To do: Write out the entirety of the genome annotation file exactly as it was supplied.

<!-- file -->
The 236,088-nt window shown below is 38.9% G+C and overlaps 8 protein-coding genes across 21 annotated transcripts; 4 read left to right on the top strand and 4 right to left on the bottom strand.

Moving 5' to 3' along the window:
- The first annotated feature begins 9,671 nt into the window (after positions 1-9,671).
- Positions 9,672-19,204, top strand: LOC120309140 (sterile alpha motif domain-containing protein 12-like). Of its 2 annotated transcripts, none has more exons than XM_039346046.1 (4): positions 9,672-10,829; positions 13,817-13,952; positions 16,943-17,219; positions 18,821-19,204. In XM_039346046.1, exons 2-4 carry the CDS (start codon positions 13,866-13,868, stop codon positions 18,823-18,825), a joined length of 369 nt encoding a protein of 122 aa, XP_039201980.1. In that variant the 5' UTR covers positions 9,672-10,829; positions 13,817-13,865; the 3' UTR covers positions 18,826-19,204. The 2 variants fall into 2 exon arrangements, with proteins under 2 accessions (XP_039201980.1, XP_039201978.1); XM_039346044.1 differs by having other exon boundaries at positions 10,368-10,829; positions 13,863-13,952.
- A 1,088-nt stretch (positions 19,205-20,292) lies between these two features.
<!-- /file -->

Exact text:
The 236,088-nt window shown below is 38.9% G+C and overlaps 8 protein-coding genes across 21 annotated transcripts; 4 read left to right on the top strand and 4 right to left on the bottom strand.

Moving 5' to 3' along the window:
- The first annotated feature begins 9,671 nt into the window (after positions 1-9,671).
- Positions 9,672-19,204, top strand: LOC120309140 (sterile alpha motif domain-containing protein 12-like). Of its 2 annotated transcripts, none has more exons than XM_039346046.1 (4): positions 9,672-10,829; positions 13,817-13,952; positions 16,943-17,219; positions 18,821-19,204. In XM_039346046.1, exons 2-4 carry the CDS (start codon positions 13,866-13,868, stop codon positions 18,823-18,825), a joined length of 369 nt encoding a protein of 122 aa, XP_039201980.1. In that variant the 5' UTR covers positions 9,672-10,829; positions 13,817-13,865; the 3' UTR covers positions 18,826-19,204. The 2 variants fall into 2 exon arrangements, with proteins under 2 accessions (XP_039201980.1, XP_039201978.1); XM_039346044.1 differs by having other exon boundaries at positions 10,368-10,829; positions 13,863-13,952.
- A 1,088-nt stretch (positions 19,205-20,292) lies between these two features.